Clean Architecture - Do you know the main principles?

Last updated by Brady Stroud [SSW] 25 days ago.See history

Clean Architecture is, at its core, about creating a Separation of Concerns, and building it in such a way that it becomes hard to violate this core principle. The outcome of this is to guide teams over time towards the pit of success.

This approach enables the development team to build a system in the same way that follows best practices, without the need for micromanagement. Having Clean Architecture enables changes to have isolated impact, and allows for the system to be easily extended and maintained.

This is the difference between a system that lasts 2 years, and a system that lasts 20 years.

ca diagram
Figure: Onion View of Clean Architecture

Note: While the design in the above figure only includes 3 circles, you may need more - just think of this as a starting point.

What is Clean Architecture?

Clean Architecture is a software design philosophy that emphasizes the separation of concerns among different parts of a software system. It structures an application in such a way that core business logic is isolated from user interface, database, and other external concerns, creating a system that is more modular, scalable, and maintainable.

Instead of having Core (Domain & Application layers) depend on data access and other infrastructure concerns, we invert these dependencies, therefore Infrastructure and Presentation depend on Core. This is achieved by adding abstractions, such as interfaces or abstract base classes, to the Application layer. Layers outside of Core, such as Infrastructure and Persistence, then implement these abstractions.


There are 4 layers to Clean Architecture, and each layer has a specific purpose:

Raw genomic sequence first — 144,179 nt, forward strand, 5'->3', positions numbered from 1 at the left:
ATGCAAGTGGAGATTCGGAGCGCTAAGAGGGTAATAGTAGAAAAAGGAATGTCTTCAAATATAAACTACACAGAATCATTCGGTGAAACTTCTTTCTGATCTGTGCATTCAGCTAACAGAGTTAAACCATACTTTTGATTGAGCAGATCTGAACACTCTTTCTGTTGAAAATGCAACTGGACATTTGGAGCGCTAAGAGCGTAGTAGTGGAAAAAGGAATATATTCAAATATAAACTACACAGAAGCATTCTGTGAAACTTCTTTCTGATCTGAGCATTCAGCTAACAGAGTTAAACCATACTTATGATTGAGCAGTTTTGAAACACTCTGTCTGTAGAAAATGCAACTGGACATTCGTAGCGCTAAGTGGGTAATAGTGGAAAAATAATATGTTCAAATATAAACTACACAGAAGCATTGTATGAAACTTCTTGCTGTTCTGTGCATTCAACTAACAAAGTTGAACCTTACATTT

The Domain layer contains the enterprise logic and types. This layer should not depend on anything outside of itself. This layer typically defines the models and data structures that represent the business entities and concepts.


  • Entities
  • Value Objects (immutable objects that represent a single value or concept)
  • Domain Events (something that has happened in the past)


The Application layer contains the business logic and types. This layer is dependent on the Domain layer, but not on anything outside of itself. This layer typically defines the application services that implement the use cases of the system. These services orchestrate the flow of data using the domain entities and types.

The Application layer only depends on abstractions, defined in interfaces, and these interfaces are implemented in outer layers. For example, persistence concerns (such as saving an item to a database) are defined only in terms of requirements; the persistence logic in the Infrastructure layer implements these requirements.

As the Presentation layer is external to Core, the Application layer has no dependency on any presentation concerns.

One example is obtaining information about the HTTP interaction (e.g. the user's ID or other information from an access token). This data is in the HttpContext, which is exposed in the Presentation layer, but not the Application layer. Rather than add a dependency on the Presentation layer, the Application layer can define its abstract requirements in an interface which can be implemented in the Presentation layer.